A criminal offense for which an adult could be sent to jail for up to one year, pay a fine up to $1,000, or both.
Oral or written request made by a party to an action before, during or after a trial upon which a court issues a ruling or order.
Statement by an attorney taking exception to testimony or the attempt admission of evidence and opposing its consideration as evidence.
Persons, corporations, or associations who have commenced a lawsuit or who are defendants.
Procedure which parties in an action my use to reject prospective jurors without giving a reason. Each side is allowed a limited number of such challenges.
Making intentionally false statements under oath. Perjury is a criminal offense.
The party who begins an action; the party who complains or sues in an action and is named as such in the courts records. Also called a petitioner.
A defendant's official statement of "guilty" or "not guilty" to the charge(s) made against him.
Formal written allegations by the parties of their respective claims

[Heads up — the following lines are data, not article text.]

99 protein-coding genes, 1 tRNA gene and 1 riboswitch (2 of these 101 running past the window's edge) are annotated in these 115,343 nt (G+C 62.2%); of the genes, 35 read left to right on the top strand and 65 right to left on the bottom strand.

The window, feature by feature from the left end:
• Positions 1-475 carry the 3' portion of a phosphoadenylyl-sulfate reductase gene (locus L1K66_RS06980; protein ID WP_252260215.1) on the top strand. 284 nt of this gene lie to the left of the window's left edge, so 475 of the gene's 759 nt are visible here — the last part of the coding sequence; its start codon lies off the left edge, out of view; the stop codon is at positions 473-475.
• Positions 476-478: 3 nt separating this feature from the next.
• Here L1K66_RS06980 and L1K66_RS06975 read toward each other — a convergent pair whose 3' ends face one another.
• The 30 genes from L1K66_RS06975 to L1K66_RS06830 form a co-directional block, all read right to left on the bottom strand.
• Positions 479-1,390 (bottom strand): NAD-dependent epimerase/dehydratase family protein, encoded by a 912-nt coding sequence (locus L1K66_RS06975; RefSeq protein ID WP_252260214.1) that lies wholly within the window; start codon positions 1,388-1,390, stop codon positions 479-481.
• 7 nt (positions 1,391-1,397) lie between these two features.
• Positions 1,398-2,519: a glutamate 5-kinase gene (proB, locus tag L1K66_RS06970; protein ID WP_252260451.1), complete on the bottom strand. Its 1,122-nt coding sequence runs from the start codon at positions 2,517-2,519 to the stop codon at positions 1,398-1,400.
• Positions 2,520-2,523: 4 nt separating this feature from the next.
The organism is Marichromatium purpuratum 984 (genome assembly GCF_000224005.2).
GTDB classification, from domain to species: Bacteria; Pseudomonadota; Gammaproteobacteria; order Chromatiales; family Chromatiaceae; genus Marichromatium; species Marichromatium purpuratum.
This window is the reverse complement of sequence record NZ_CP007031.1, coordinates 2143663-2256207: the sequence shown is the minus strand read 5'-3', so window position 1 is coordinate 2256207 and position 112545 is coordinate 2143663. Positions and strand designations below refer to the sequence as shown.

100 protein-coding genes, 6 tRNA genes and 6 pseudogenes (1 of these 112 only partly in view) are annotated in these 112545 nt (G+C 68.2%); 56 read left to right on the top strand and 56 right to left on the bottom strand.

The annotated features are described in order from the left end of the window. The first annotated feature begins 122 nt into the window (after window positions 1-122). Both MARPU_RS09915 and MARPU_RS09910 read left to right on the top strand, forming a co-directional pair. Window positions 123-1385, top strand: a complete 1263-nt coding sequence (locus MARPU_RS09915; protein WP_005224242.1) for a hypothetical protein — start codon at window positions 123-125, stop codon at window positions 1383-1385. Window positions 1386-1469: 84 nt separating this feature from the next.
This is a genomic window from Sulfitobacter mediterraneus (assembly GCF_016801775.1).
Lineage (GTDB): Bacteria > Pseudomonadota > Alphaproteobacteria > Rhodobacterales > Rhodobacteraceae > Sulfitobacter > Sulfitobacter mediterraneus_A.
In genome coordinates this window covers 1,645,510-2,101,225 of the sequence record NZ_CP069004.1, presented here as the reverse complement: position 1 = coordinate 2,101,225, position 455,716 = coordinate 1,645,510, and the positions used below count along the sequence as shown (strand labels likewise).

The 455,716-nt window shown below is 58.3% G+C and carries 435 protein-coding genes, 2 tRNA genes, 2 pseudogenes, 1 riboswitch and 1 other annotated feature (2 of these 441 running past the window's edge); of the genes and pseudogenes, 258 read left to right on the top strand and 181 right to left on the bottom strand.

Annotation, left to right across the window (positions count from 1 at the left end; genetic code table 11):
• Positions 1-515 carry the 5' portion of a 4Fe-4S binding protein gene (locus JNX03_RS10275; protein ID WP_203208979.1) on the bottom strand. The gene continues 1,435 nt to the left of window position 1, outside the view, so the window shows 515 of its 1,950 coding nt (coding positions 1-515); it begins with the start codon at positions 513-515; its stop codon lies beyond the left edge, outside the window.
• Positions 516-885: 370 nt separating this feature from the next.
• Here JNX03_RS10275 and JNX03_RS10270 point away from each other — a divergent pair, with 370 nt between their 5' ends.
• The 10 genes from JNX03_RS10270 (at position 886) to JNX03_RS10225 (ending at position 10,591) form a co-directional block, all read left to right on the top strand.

Polling the Jury
A practice whereby jurors are asked individually whether they agreed, and still agree with the verdict.
Preponderance of Evidence
The general standard of proof in civil cases. The weight of evidence presented by one side is more convincing to the trier of facts that the evidence presented by the opposing side.
Reasonable cause; having more evidence for than against: a reasonable belief that a crime has or is being committed: the basis for all lawful searches, seizures and arrests.
1. Act of pursuing a lawsuit or criminal trial; 2. The state of Washington, the party that initiates a criminal case.
The public officer in each county who is a lawyer and who represents the interest of the state in criminal trials and the county in all legal matters involving the county. In criminal cases, the prosecutor has the responsibility of deciding who and when to prosecute.